Lack of time is a common reason marketers cite when explaining why they can’t start or implement a B2B content marketing strategy.
As a busy marketer myself, I completely understand this sentiment. A lot of marketers look at a simple blogging strategy and start to panic about a lack of time and resources.
However, there is a way to make an efficient, time-saving content marketing strategy. In this post, I share tips on how to craft an efficient B2B marketing plan – essentially taking one piece of thought leadership content and turning it into four or more pieces of sought-after content.
Start at the End and Work Backwards
Start your content planning at the end and work back to the beginning. Determine what larger or premium content piece or pieces you want to end up with. Here are a few possible questions to get you thinking about the larger “end” piece.
- Are you looking to create a 10-page white paper that you can gate on your site?
- Do you want to have a series of client case studies for every niche industry you serve?
- Do you want an e-book that you can use to nurture prospects along to become clients?
- Do you need to create a 50+ page catalog of all the products your company sells?
Once you determine the premium content piece, you can break it down into smaller pieces of content to create. For example, a larger e-book can often be broken into at least 5 different chapters or sections – each of which can be drafted as a blog or article. Then when all the articles are drafted, you can piece them together by adding sections here and there for a smooth overall flow.
Read more: What successful B2B content marketing plans have in common.
Build Up to It
This approach focuses on short term goals that will culminate in a larger goal. The difference here is that you may not know what your final goal or content piece is, but you will build up a body of great content. This approach works best when your company has either a specific industry niche or a shortlist of services.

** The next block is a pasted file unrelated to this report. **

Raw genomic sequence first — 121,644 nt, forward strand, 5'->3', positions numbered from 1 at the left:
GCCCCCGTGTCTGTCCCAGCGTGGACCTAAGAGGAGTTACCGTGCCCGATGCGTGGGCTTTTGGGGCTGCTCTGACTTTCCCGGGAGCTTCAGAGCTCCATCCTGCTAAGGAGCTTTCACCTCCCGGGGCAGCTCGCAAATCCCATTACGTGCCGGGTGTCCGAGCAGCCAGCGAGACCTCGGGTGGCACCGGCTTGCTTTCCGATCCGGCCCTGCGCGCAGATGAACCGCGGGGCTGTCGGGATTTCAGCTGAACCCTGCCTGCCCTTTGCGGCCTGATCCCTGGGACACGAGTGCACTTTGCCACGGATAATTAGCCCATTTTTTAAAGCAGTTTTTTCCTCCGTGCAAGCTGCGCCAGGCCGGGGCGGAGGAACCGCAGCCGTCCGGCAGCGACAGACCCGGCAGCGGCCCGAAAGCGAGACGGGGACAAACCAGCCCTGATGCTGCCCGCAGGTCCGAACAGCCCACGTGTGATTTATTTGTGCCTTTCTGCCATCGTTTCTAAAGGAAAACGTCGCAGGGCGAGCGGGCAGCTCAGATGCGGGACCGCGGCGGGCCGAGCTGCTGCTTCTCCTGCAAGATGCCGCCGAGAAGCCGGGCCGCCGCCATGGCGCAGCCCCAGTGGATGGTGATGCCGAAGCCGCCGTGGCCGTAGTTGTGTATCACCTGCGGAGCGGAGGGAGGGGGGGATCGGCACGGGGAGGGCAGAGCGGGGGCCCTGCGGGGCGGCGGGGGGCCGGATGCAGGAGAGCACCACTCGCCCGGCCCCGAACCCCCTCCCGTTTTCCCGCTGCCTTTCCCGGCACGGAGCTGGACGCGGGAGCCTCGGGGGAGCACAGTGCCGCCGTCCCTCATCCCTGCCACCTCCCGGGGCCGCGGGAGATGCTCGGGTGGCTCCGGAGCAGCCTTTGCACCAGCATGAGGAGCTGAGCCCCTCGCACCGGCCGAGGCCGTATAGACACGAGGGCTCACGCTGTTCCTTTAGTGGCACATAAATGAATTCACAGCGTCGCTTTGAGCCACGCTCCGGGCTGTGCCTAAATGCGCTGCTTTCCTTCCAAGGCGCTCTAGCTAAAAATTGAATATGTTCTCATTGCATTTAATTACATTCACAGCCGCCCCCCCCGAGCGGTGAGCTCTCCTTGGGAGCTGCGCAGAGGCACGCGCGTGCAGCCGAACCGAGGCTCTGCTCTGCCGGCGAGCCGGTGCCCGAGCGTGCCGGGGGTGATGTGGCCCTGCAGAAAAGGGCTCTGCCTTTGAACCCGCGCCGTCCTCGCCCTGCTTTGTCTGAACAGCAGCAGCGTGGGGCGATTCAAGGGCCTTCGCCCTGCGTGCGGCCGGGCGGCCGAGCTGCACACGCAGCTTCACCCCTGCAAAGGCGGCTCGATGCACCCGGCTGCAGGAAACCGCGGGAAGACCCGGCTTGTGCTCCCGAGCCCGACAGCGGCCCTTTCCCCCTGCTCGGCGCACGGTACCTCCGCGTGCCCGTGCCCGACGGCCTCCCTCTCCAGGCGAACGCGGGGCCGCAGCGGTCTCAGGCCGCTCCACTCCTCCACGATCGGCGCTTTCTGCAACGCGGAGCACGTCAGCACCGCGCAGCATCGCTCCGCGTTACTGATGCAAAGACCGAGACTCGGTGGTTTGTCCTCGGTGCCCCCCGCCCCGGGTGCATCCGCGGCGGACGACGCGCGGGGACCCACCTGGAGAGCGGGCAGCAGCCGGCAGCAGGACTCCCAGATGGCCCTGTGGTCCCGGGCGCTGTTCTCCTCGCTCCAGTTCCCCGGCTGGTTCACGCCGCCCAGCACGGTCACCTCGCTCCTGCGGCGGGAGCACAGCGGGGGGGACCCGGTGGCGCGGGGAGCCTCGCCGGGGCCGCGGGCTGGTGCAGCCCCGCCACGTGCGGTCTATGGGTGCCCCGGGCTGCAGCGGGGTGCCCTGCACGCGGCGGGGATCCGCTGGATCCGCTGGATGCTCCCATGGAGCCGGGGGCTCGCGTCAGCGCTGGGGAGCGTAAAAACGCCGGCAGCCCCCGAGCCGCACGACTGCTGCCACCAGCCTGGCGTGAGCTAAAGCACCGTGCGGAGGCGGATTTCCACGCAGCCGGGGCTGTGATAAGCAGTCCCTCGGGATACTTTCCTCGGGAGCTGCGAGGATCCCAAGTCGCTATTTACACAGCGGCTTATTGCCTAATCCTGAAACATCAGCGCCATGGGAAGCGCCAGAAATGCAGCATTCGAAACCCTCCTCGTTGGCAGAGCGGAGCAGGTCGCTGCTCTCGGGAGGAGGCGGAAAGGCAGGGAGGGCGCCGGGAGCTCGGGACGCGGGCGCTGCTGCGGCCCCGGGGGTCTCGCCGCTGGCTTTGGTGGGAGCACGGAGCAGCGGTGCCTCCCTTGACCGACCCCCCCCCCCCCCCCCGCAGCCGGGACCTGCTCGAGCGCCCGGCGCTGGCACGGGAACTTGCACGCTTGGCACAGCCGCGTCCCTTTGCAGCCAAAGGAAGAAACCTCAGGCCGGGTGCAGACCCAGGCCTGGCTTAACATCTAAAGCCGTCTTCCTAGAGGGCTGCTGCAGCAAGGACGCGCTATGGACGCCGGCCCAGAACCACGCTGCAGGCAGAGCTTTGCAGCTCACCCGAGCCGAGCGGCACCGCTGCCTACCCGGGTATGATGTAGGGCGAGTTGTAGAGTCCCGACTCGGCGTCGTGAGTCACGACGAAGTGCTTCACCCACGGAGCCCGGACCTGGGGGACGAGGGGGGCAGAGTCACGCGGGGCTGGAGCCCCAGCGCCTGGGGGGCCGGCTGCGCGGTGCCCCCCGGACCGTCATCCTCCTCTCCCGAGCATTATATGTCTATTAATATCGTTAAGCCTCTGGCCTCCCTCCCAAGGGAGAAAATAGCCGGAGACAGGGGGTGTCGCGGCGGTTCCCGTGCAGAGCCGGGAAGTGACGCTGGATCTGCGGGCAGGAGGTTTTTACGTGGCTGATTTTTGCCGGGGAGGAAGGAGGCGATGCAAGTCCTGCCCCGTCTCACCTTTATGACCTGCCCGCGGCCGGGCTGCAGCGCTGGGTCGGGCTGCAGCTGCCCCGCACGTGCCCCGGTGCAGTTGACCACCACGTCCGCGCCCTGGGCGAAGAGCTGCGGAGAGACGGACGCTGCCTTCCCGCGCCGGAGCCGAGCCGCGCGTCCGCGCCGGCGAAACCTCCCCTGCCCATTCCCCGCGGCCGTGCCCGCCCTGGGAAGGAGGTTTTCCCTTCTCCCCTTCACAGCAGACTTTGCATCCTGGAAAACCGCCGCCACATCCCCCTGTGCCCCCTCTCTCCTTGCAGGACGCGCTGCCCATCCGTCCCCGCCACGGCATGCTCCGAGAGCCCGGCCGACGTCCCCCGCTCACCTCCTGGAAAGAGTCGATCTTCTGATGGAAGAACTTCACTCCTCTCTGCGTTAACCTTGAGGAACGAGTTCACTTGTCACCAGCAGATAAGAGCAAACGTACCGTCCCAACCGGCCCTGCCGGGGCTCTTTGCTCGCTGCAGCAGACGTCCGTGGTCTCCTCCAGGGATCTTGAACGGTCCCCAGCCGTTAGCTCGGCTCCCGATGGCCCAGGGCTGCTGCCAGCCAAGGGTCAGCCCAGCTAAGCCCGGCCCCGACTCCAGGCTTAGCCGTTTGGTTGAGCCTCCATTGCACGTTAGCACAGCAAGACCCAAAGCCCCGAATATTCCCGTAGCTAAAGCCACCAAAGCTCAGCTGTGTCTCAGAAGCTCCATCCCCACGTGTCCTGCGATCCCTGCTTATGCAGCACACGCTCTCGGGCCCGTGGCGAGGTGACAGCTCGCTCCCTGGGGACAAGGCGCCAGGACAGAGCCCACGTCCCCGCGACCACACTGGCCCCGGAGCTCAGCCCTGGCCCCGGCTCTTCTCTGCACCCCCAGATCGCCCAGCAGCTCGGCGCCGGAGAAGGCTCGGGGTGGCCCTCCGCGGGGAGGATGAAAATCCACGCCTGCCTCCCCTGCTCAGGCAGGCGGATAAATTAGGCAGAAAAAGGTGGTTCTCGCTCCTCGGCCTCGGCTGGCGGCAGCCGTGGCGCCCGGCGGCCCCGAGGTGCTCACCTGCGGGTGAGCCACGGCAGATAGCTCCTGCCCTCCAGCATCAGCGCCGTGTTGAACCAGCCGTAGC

For example, this would work well for a company that offers third-party logistics (3PL) for the medical device industry. The audience is knowledgeable about their industry and the company is knowledgeable about the challenges the audience faces with 3PL. By tackling articles or case studies that address these challenges, the 3PL provider will steadily create content that is educational and useful. After a few months, the 3PL provider should review the content already created, identify common themes, and then re-bundle the articles or case studies into larger, more valuable content pieces – like a buyer’s guide or a glossary of terms or a white paper.
Read more: How to create a B2B web design that supports your content marketing.
Reuse. Reduce. Recycle.
This phrase is a great mantra for B2B content marketers. Why? Because it’s not about creating more with more, it’s about reusing what already exists in new and interesting ways.
Have a great video interview with a client? Turn it into a written Q&A blog, then takes quotes to use for testimonials on your homepage, then repurpose the blog into a downloadable case study that the sales team can send to prospects.
Have a well-trafficked blog that resonates with your clients and prospects? Turn it into a webinar that enables the audience to ask questions. Or take any helpful chunks for the blog and have a designer create an infographic. Or craft an email that shares the highlights from the blog and direct subscribers back to your company’s blog.
It’s important to continually look at your existing content and find different ways to reuse or repurpose it.
Read more: Tips to promote your thought leadership.
Look Everywhere – Including Sales and Customer Service
A large part of working smarter and more efficiently involves tapping the wonderful resources around you. As a marketer, you may not be the ideal person to come up with all the B2B content marketing pieces or blog topics. However, you may have an experienced sales team or a knowledgeable customer service department. Rather than trying to come up with a comprehensive content marketing plan on your own, tap the internal resources. The sales team understands what prospects are looking for in your products and services while your customer service team likely has ideas on how to make things easier for existing clients.
For example, your customer service team may suggest that a best practices guide will help smooth the onboarding process for customers. In fact, they likely have a bunch of best practices they are already sharing with customers and you simply need to work with them on capturing them for a blog post, or guide, or video, or podcast.
The Best Content Multiplies
Great content marketing strategies leverage content that multiplies, aka produces more than just one stand-alone piece. In addition to looking for new and original topics or content pieces, start thinking about how you can take existing content and repackage it in new and interesting ways.